On 28 September 2009, Air Berlin announced it would cooperate with Pegasus Airlines, thus allowing its customers access to more destinations and flights to and within Turkey on a codeshare-like basis.[33]
In October 2009 Air Berlin entered into cooperation with Bangkok Airways. Air Berlin offers passengers the flights operated by Bangkok Airways under its own flight number.[34]
Air Berlin Group
group interest
LTU 100 %
Air Berlin Technik 100 %
Binoli Reiseplattform 49 %
Belair 100 %
Niki 49,9 %
[edit]2010-2011: Air Berlin to join Oneworld
In April 2010 expanded its codeshare arrangements with Russia’s S7 Airlines. The strategic cooperation between Air Berlin and S7 Airlines has been in place since October 2008. New services include codeshare flights via Moscow to destinations such as Irkutsk, Perm and Rostov.[35]
In July 2010 Air Berlin PLC announced an increase in its shareholding in Niki. Following the fulfilment of the required conditions, the agreements notarized on 17 February 2010 have been implemented. Air Berlin PLC & Co. Luftverkehrs KG indirectly acquired 25.9% of the shares in Niki Luftfahrt GmbH form the Privatstiftung Lauda (private Lauda foundation) and has thereby increased its current shareholding in Niki Luftfahrt GmbH from 24% to 49.9%. In connection with the increase of its shareholding, Air Berlin PLC & Co. Luftverkehrs KG will grant the private Lauda foundation a 40.5 million-euro loan. The private foundation has the option to repay the loan in three years with cash or through the transfer to the remaining 50.1% of Niki Luftfahrt GmbH´s shares.[36]
Wikinews has related news: Air Berlin to code-share with American Airlines and Finnair by November
In July 2010, it was also announced that Air Berlin would be joining the global airline alliance Oneworld.[37] Full membership is planned for the start of 2012.[38] In preparation for joining the alliance, Air Berlin has been offering flights under codeshare agreements with American Airlines and Finnair since its 2010/2011 winter schedule came into force. Its cooperation with American Airlines means that Air Berlin passengers gain access to the important American market whilst it also offers codeshare flights with Finnair to Helsinki and within Europe.[39]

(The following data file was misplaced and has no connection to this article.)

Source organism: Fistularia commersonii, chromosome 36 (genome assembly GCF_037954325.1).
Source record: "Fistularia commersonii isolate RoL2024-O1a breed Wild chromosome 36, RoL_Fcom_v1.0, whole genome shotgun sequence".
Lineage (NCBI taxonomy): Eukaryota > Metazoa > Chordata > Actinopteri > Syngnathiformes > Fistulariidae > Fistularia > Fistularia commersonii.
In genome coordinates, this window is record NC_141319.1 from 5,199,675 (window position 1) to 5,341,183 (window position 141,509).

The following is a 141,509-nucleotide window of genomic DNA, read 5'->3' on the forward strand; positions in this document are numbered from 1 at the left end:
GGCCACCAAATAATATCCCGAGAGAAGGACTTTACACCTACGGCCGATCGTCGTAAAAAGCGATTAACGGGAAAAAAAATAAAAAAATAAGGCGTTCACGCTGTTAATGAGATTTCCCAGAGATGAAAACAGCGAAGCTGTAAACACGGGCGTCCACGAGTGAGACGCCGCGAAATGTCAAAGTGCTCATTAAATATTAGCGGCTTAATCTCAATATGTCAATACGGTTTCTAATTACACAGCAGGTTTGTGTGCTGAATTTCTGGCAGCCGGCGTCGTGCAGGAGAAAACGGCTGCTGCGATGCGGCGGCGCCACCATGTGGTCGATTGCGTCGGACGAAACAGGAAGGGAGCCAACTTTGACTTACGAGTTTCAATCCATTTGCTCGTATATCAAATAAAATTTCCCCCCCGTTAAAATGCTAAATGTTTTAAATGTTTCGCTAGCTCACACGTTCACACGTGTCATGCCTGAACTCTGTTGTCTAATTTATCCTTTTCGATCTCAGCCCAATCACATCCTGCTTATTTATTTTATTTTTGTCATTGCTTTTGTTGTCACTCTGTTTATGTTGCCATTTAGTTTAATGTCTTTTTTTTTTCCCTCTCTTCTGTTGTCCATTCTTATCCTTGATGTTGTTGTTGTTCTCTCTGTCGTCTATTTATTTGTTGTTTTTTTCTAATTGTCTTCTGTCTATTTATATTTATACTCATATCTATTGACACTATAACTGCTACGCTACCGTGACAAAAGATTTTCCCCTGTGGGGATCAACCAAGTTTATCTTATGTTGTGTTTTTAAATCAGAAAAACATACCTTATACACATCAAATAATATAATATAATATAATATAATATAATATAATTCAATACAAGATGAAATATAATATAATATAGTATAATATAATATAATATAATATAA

Air Berlin PLC founded Follow Me Entertainment GmbH in September 2010 as a joint venture with kick-media ag. This joint venture company has been formed for the individual marketing of image and sound media, books, games as well as events, concerts, tournaments and sponsoring.[40]
The foundations were laid for the first maintenance hangar at Berlin-Brandenburg International Airport (BBI) on 21 March 2011. Air Berlin, which will use the hangar together with Germania as from June 2012, has thus doubled the maintenance capacity of Air Berlin Technik at its Berlin site.[41]
On 1 April 2011 Air Berlin completed the full integration of LTU which it took over in August 2007. There is now only one flight schedule and all the technical services of the Air Berlin Group have been merged into a new company "airberlin technik GmbH".[42] Also in April 2011 Air Berlin underlined the importance of its Düsseldorf hub by creating a new position of "Regional Director North-Rhine Westphalia". With new routes, more frequent flights and additional long-haul flights, Air Berlin is expanding the flights it offers from Düsseldorf.[43]